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Electrifying BIMP-EAGA Through Energy Cooperation and Connectivity

Date Published
September 1, 2021

The 2,400-megawatt Bakun hydroelectric plant in Sarawak is the largest in Malaysia. BIMP-EAGA is rich in energy resources, both conventional and renewable. Photo credit: iStock/Hashim Mahrin.

Top officials from the four BIMP-EAGA countries opened the 2-day BIMP-EAGA Energy Online Conference & Exhibition 2021 last month to discuss initiatives to strengthen energy security in the subregion and shift to clean and renewable energy. Held on 23 and 24 August, the virtual conference hosted by Kota Kinabalu-based Midas Events Management and supported by the BIMP-EAGA Business Council, Sabah discussed the challenges, opportunities, and solutions in the oil and gas industry and in the power and energy infrastructure sector.

The officials included Sabah Chief Minister and Sabah Minister of Finance Datuk Seri Panglima Haji Hajiji bin Haji Mohd Noor of Malaysia, Indonesian Minister for Energy and Mineral Resources Arifin Tasrif, Mindanao Development Authority (MinDa) Chairman Emmanuel F. Piñol of the Philippines. They spoke about efforts to promote energy cooperation in BIMP-EAGA, including the transmission of clean and affordable electricity across borders.

According to their Vision 2025 plan, the four BIMP-EAGA countries Brunei Darussalam, Indonesia, Malaysia, and the Philippines want to bring electricity to all rural households in the subregion by 2025.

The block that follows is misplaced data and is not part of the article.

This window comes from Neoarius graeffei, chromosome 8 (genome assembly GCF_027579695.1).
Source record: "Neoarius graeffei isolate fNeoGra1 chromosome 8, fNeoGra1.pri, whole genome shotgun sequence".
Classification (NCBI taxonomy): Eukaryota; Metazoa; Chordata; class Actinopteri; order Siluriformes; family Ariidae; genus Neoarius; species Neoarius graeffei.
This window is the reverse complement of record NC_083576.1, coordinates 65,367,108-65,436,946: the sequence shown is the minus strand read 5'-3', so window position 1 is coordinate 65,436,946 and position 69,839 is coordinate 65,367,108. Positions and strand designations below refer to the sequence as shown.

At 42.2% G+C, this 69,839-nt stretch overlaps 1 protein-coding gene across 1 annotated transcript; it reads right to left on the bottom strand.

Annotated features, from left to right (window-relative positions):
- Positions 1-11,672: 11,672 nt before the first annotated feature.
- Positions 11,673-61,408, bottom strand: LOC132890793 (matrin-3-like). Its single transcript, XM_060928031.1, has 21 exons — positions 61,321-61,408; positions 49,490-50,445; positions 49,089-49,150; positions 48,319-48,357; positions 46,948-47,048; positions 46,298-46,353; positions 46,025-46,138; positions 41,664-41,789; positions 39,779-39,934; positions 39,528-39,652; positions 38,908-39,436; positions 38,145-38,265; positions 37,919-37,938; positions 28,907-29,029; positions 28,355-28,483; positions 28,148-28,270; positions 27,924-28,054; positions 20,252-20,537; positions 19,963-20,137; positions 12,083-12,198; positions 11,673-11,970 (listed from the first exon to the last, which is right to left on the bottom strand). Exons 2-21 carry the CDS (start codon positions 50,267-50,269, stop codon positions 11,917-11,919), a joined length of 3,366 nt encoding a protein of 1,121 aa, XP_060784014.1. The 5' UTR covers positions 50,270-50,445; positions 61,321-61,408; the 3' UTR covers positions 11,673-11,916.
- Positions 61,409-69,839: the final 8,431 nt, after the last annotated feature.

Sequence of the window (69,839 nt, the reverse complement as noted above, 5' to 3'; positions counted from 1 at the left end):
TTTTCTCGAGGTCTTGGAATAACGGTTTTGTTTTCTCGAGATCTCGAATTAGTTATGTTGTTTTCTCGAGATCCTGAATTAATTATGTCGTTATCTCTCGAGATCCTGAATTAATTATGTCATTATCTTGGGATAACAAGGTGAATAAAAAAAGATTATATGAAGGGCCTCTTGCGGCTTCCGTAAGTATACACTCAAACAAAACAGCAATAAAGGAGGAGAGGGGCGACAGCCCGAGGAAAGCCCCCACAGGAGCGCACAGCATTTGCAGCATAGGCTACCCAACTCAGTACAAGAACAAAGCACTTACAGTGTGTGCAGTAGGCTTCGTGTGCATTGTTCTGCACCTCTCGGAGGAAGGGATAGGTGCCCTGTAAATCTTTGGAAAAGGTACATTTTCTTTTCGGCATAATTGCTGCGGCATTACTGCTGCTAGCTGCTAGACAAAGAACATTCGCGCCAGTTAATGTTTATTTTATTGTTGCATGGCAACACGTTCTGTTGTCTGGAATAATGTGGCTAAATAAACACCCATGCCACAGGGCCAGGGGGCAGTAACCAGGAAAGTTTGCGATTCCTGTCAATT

One of the priority projects that has been completed in the subregion is the Trans-Borneo Power Grid Sarawak–West Kalimantan Interconnection Project, the first between Indonesia and Malaysia. The project is considered a model for future power grid interconnections in the subregion and ASEAN.

Hajiji said the recent power trade and interconnection agreements between Syarikat Sesco Bhd, a subsidiary of Sarawak Energy Bhd (SEB), and Sabah Electricity Sdn Bhd (SESB) are key to establishing the Borneo Grid and the ASEAN Power Grid. A 31-kilometer 275-kilovolt transmission line will be used to deliver 30 megawatts of hydroelectric power from Lawas in Sarawak to Mengalong in Sabah.

Given its strategic location, Hajiji sees Sabah playing an important role in electricity trade within BIMP-EAGA as it has the potential to connect with Palawan in the Philippines and North Kalimantan in Indonesia.

Piñol called for stronger cooperation in providing reliable, affordable, and sustainable electricity to help achieve the subregion's long-term development goals. He cited efforts to electrify remote areas in Mindanao (such as Tawi-Tawi and Lanao del Sur) and the proposed Sabah–Palawan power interconnection. In Lanao del Sur, for example, MinDA is supporting a project that provides solar-powered irrigation systems that will support halal rice production.

Tasrif also mentioned the potential to connect Sabah and North Kalimantan, which is rich in hydropower.

In 2019, state-owned power company PLN said it is planning to build the country’s biggest hydropower plant in North Kalimantan.

Tasrif also talked about the Indonesia Nusantara Renewable Grid, which will increase renewables in the country’s energy mix and improve energy efficiency.

In the meantime, Madana Leela, lead energy analyst of the Energy Industries Council, presented on Brunei Darussalam’s Clean Energy Initiatives.

Brunei is transforming its highly dependent oil and gas economy into a dynamic and sustainable economy. It plans to increase the share of renewables in the energy mix to 10% by 2035 and scale up the use of solar energy.